I agree with much of what the others have said and I hope my suggestions help.

Eliza-Anna
United Kingdom
Local time: 22:50
Specializes in field
Native speaker of: Native in EnglishEnglish
PRO pts in category: 8

Peer comments on this answer (and responses from the answerer)
agree  Christine Andersen: It is difficult to find something when you don't know how the person will spend the rest of the day. The formal good afternoon, good evening etc. as the day wore on are hopelessly outdated used as 'goodbye', but the meaning was about the same!
21 hrs
  -> Thanks
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52 mins   confidence: Answerer confidence 5/5 peer agreement (net): +11
Enjoy the rest of your day


Explanation:
While not common in English, I could imagine saying this in a business context, i.e., on the phone or in an e-mail to a client.

Susanne is absolutely right in her comment. Both terms have come about from the influence of American business culture and are becoming increasingly popular. In that sense, Alasdair, you may be right about the younger generation using it more often.

Dana Sackett Lössl
Denmark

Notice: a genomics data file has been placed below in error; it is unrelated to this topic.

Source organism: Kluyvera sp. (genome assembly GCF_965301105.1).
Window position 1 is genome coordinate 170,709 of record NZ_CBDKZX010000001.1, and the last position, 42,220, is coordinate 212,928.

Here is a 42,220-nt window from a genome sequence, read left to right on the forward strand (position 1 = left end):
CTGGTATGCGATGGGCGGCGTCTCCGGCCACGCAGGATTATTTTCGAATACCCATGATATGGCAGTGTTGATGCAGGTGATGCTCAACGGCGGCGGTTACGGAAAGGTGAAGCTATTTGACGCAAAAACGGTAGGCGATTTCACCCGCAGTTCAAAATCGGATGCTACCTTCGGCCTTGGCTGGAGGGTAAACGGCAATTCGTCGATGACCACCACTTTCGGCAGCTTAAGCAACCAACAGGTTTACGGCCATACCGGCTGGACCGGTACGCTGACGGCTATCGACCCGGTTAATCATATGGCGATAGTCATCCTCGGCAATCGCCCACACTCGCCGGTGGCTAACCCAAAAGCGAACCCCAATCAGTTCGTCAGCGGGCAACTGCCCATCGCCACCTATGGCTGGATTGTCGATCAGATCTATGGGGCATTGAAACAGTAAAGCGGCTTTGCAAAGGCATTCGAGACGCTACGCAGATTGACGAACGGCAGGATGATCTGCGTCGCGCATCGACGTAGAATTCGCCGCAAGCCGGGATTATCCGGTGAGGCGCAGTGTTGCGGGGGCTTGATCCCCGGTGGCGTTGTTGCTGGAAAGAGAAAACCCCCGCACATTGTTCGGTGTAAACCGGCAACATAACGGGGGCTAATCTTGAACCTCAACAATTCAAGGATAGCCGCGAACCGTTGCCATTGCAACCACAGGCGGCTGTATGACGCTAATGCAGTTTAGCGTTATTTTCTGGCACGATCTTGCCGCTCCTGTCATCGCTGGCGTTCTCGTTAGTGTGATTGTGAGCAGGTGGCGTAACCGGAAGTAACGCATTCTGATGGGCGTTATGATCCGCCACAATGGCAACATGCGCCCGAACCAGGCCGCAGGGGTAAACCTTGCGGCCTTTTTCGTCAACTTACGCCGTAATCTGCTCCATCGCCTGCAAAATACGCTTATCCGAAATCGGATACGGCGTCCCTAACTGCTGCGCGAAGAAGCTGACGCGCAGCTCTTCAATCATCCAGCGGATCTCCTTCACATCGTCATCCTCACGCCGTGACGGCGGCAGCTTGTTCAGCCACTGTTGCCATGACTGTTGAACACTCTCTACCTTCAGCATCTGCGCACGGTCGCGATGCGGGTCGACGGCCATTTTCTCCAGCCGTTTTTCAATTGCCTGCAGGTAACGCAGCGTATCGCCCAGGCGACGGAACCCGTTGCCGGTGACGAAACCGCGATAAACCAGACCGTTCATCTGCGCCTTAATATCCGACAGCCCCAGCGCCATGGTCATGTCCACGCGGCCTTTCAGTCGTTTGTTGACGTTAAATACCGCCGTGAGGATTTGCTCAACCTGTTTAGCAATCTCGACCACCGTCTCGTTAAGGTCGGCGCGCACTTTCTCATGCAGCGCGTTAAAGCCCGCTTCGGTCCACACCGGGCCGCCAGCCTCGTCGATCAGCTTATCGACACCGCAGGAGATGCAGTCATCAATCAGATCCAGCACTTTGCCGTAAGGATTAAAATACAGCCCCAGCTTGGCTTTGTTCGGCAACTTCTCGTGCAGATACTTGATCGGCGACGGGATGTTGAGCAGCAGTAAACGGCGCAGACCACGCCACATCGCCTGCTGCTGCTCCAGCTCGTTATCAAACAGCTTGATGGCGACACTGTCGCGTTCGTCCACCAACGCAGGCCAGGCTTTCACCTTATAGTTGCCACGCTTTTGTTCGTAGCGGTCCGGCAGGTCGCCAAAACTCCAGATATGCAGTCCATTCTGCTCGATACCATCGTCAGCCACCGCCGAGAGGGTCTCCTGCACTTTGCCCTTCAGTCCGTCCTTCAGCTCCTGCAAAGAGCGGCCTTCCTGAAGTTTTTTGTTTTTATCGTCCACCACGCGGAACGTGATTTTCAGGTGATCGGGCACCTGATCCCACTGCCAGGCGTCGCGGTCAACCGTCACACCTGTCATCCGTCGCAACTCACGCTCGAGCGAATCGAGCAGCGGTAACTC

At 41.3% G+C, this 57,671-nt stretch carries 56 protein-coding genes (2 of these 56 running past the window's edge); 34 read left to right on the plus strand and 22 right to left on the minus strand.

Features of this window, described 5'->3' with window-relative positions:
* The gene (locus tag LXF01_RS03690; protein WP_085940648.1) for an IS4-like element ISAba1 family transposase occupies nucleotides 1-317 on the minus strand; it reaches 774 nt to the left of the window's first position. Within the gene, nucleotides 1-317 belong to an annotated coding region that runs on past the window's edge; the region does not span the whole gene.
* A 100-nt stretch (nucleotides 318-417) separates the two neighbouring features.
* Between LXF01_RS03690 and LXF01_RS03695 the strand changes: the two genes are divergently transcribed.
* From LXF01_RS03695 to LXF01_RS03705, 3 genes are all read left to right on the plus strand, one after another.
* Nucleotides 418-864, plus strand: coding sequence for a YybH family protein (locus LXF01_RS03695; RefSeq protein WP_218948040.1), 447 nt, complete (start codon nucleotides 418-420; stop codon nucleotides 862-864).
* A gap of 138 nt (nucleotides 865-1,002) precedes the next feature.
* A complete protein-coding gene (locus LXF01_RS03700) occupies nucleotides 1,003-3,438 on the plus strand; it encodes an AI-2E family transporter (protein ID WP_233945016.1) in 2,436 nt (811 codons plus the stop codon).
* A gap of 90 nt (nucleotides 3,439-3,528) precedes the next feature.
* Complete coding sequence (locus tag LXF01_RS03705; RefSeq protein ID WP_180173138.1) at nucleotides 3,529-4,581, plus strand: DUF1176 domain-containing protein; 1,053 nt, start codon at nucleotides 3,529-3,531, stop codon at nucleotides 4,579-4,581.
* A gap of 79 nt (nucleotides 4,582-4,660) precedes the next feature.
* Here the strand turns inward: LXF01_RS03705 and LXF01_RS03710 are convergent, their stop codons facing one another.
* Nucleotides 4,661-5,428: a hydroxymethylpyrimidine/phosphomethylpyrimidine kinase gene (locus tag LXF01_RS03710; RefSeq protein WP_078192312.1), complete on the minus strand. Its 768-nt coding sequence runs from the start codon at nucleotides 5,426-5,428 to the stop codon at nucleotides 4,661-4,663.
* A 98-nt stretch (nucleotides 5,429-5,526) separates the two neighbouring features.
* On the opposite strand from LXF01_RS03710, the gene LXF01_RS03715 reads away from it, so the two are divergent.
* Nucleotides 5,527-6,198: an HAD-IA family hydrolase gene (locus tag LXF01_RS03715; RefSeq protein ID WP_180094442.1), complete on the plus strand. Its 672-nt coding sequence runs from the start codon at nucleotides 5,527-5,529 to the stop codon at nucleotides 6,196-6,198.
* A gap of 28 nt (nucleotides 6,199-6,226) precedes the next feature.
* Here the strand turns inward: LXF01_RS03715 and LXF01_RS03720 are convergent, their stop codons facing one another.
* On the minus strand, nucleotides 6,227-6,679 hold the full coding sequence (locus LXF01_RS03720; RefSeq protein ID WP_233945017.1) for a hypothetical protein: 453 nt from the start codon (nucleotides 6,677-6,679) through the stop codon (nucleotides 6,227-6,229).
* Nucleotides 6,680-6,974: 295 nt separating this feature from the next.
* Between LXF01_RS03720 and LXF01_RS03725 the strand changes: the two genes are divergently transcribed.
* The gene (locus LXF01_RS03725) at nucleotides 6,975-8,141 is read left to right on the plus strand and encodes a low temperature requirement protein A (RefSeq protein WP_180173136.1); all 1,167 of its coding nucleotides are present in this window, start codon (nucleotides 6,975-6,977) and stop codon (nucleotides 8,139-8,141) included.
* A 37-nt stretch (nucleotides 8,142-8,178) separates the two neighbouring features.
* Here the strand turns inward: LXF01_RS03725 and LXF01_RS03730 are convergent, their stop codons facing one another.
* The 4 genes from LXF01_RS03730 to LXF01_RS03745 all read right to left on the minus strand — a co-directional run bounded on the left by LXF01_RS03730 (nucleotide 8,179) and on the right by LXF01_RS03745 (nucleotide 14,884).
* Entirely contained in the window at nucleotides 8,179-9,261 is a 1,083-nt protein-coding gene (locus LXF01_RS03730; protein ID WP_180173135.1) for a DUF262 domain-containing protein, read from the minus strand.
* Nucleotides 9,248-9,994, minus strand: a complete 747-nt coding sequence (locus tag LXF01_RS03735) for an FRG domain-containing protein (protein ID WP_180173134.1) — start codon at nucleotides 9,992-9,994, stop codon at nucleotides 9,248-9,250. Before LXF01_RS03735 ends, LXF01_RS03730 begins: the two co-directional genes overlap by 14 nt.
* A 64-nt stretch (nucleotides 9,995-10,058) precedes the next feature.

Local time: 23:50
Works in field
Native speaker of: Native in EnglishEnglish
PRO pts in category: 11
Grading comment
Thanks, this is perfect!

Peer comments on this answer (and responses from the answerer)
agree  Susanne Rosenberg: Not sure about the English expression, but 'enjoy the rest of your vacation' sounds good for 'fortsat god ferie'. Disagree about the 2nd part - my grandma used the expression all the time, she died 15 years ago & was not influenced by American culture!
12 mins
  -> Right again, Susanne. It is "ha en god dag" that is the newer expression.

neutral  Terence Ajbro: prefer the Spanish "vaya con Dios"
13 mins
  -> Maybe in some contexts, Terence. But a telephone salesperson probably wouldn't say that.

agree  Mads Grøftehauge: You sum it up quite nicely. A shame that Susanne didn't give a formal answer, though.
14 mins
  -> I agree fully.

agree  xxxlone
1 hr
  -> Tak!

agree  Eliza-Anna: I tend to agree as well
1 hr
  -> Thanks, Liz!

agree  Anna Haxen: If it is absolutely necessary to distinguish between "god dag" and "fortsat god dag", this is the best solution.
1 hr
  -> Tak!

agree  Suzanne Blangsted
2 hrs
  -> Tak!

agree  Dan Schioenning Larsen: If you MUST differentiate this is the best way - which is also much less annoying than the Danish version. In Danish it sounds as if the person saying it knows how your day has been until now. Which they most of the time don't(!)... ah well...
3 hrs
  -> Tak, Dan

agree  Pernille Chapman: If this is to be used e.g. at the end of an email. Many of my British contacts use e.g. 'Enjoy the rest of your evening' (when I'm working late!) For spoken language, I like Liz' suggestion of 'Cheerio'.
4 hrs
  -> Hej, Pernille!

agree  Bente Sorensen: A very common expression in Australia - indicating that part of the day has already gone
5 hrs
  -> Mange tak

agree  xxxmuitoprazer
1 day 23 hrs

agree  bendksu: agree with aic....hate phrase. but translated well.
641 days